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Global Equity Capital Reinvestment

Seeks superior total and risk-adjusted returns by investing in companies that reinvest in their business to grow free cash flow.

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At a Glance

Our Global Equity Capital Reinvestment strategy focuses on companies that reinvest in their businesses to grow free cash flow. We seek companies that are good capital allocators, and that use capital effectively to fund internal projects or to make acquisitions. Our research indicates that companies that make investments, internally or externally, that generate a marginal return on invested capital that exceeds their marginal cost of capital will increase in value.

The Global Equity Capital Reinvestment strategy pursues attractive total returns by investing in a diversified portfolio of these companies with persistent, high return on invested capital (ROIC) which is achieved through their allocation to the growth-oriented uses of free cash flow, namely investment in internal projects and acquisitions. The portfolio generally holds between 90 and 130 stocks from equity markets worldwide, with risk controls to diversify the sources of growth and reduce volatility.

The Global Equity Capital Reinvestment Opportunity

  • Access to a portfolio of high-quality global companies with attractive capital appreciation potential
  • Portfolio holdings generate strong free cash flow and use their cash to reinvest in their business through internal projects and acquisitions
  • Invests in companies with a persistently high spread between ROIC and weighted average cost of capital (WACC)
  • Active management by an investment team with an average of over 20 years’ experience
  • Risk management integrated with the investment process
  • Record of strong relative and risk-adjusted returns since inception

Epoch's Distinct Investment Philosophy and Approach

Epoch believes that the key to understanding a company requires a focus on the cash generation drivers of the business — not a focus on accounting terms like earnings or book value.

How does the business generate its free cash flow, and how does management allocate that cash for the betterment of the owners of the business; i.e., the shareholders?

It is the ability to generate free cash flow that makes a business worth anything to begin with, and it is the ability of management to allocate that cash flow properly that determines whether the value of the business rises or falls. There are only five things that management can do with a company’s free cash flow: pay a cash dividend, buy back stock, pay down debt, make an acquisition, or invest in internal projects.

If a company can invest, either internally or in an acquisition, and generate a marginal return on invested capital that is greater than its marginal cost of capital, then making that investment will increase the value of the business. But if the return is going to be less than the cost of capital, making the investment reduces the value of the business, and management should return the capital to the shareholders. Accrual-based accounting measures such as earnings, and valuation metrics based on earnings, simply do not provide the relevant information as to whether a company is successfully generating free cash flow and whether management is allocating that cash flow properly.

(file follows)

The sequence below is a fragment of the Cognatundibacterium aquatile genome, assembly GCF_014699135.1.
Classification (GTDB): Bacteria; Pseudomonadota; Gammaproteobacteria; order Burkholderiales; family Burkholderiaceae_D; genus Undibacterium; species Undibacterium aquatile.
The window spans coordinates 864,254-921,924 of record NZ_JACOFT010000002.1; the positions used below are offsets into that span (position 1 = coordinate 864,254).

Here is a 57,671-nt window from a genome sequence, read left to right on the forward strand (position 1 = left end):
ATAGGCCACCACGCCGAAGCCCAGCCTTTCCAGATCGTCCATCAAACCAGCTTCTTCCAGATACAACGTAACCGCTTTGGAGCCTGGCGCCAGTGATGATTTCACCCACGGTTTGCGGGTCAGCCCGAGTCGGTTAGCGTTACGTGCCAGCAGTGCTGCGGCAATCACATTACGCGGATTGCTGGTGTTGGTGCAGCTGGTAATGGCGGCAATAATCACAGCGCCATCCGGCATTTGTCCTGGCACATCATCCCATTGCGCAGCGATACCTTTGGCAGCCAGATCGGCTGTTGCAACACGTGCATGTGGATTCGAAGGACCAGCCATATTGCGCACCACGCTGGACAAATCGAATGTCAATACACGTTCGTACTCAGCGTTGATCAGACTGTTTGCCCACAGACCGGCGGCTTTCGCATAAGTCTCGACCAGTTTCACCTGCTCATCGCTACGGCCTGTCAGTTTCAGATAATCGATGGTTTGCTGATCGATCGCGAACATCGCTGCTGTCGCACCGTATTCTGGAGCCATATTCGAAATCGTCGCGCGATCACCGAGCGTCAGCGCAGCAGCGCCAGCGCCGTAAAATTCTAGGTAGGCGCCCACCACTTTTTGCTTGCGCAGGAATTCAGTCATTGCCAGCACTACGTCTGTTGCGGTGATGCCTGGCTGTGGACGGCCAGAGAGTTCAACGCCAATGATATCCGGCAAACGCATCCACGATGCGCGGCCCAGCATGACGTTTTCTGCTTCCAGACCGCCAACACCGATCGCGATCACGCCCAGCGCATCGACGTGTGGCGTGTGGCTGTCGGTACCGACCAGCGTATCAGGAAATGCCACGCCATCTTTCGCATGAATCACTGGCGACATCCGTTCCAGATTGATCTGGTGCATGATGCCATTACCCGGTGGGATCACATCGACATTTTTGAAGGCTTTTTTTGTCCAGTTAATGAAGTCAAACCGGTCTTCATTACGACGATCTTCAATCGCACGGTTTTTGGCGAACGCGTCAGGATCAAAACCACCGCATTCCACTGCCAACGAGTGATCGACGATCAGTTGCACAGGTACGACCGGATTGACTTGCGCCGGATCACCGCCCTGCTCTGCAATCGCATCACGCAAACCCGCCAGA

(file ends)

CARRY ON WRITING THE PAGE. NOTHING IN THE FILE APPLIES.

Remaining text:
This strategy uses proprietary quantitative research to identify potential investments. We look for factors including ROIC greater than WACC, growth in cash flow from operations over the last five years, expected revenue growth greater than expected global GDP growth and high or expanding margins. Stocks are then subject to rigorous fundamental research which is designed to assess the sustainability of the competitive advantages that has enabled each company to achieve its level of ROIC.

Risk management is integrated throughout the process with a focus on avoiding unintended risks. Portfolio risk exposures are monitored and formally communicated to portfolio managers on a regular basis and are discussed at investment meetings. The team performs a portfolio rebalance on a quarterly basis that incorporates the results of a risk optimization analysis as well as the latest results of the quantitative screens. Positions can also be added or removed at any time based on input from our fundamental analysts or in reaction to new information. There are no absolute or bench-mark relative sector or regional constraints. The maximum premium on WACC contribution per security is 3.0% so that the portfolio’s aggregate ROIC – WACC is not dependent on any single security. Additional risk measures include maximum contributions to cash flow growth per security, revenue growth per security and cash flow margin per security. Position size is generally 0.25% to 2.0% and determined by the portfolio managers with input from the analyst and our Quantitative Research and Risk Management Team. Position weights are inversely related to the risk presented by the security within the context of the overall portfolio. Stocks are generally held as long as they continue to display the sustainable growth characteristics we seek, specifically ROIC well above WACC. Stocks are reduced or sold if a company’s fundamentals change, there are more attractive alternatives with a better risk-reward outcome or if there is deterioration in the investment criteria.

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